This code demonstrates basic steps for red-eye correction in pictures. It requires a picture of someone with red eyes and a small template file which is a picture of a red eye to help us find eyes in the original picture. While the sample works with the picture that I tested it with, it requires refinement to work with any image. The code also suffers when you try to pass large in size pictures. But that is a good start if you want to learn how red-eye correction is done. Below screenshot displays an output from the program.
Here are the original picture and the eye template:
And this is the image of the girl after running the code:
The flowchart diagram below shows the main steps in the code execution:
Main function (program entry point)
Solution consists of RedEyeFilter helper class to get the code running and a file containing CUDA kernels. To launch the program, we need to create the helper class and pass to it locations of the picture of a person with red eyes, name of the fixed picture after we remove redness, and the location of a template file which the code will use to identify pixels in the original picture that must be corrected.
To simplify writing the code we will add the following string to the Command Arguments under the project settings:
We also need to ensure that CUDA compute version is set to at least 2.0. It is necessary because we will be using some features that are not available to earlier CUDA versions.
And of interest to us are also post-build event where we will add script to copy media files into the output folder:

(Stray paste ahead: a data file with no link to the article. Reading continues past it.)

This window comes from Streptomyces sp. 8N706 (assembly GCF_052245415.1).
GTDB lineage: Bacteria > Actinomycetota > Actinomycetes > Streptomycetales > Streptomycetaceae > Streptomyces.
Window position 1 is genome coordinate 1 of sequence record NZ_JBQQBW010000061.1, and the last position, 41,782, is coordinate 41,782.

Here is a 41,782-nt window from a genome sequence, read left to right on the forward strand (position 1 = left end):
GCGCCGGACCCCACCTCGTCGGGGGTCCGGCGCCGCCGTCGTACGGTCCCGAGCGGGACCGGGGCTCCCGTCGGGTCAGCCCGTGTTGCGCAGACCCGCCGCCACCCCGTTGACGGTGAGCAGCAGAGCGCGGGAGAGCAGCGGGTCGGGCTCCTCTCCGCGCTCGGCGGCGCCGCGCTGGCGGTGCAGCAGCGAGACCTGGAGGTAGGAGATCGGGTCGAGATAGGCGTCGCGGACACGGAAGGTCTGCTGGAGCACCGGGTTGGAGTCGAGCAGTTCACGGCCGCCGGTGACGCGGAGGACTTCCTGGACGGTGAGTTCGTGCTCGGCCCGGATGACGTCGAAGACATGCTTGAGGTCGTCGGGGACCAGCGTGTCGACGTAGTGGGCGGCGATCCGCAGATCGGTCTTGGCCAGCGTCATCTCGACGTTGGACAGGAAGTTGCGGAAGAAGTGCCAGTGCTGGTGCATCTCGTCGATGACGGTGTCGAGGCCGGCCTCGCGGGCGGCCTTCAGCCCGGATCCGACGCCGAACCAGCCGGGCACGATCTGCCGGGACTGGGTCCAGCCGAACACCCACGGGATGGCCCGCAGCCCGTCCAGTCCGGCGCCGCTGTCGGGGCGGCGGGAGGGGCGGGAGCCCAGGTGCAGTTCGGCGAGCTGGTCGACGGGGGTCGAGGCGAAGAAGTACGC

Once the project is configured, we can instantiate RedEyeFilter class and launch the code.
First, we have to load both the image requiring correction and red-eye template.
We use OpenCV library to open the files and populate in-memory vector structures:
Here’s the code that opens the images and populates vector structure:
Once images are loaded and in the host memory, we can execute our CUDA kernels to do their magic. We need to:
1. Separate RGB channels;
2. Compute template mean for each channel;
3. Compute cross-correlation between the template and the picture;
4. Sort correlated values in the ascending order where read pixel positions will be at the top of the sorted list;
5. Replace color of the arbitrary number of top pixels in the red channel with an averaged color from blue and green channels.
Here’s the function that orchestrates all steps:
Before we run kernels, we have to copy data to the GPU. RedEyeData structure helps organize containers that will be loaded into the device memory.
To help separate channels, we will create a SplitChannels structure.
We first copy both picture and re-eye template to the device and then invoke thrust library transform function which will take image input for each pixel and copy individual channels to the red, green, and blue containers.
Compute template mean
For each channel we have to compute average color value. We use thrust library to help with that task: we total all color values and divide by number of pixels.
Compute cross correlation
That’s where important logic starts. First, we create a container to store correlated values which will be of type float. We need to compute cross correlation between each image pixel in every channel and the red-eye template box, then multiply all channel values to arrive to the final array of correlated values.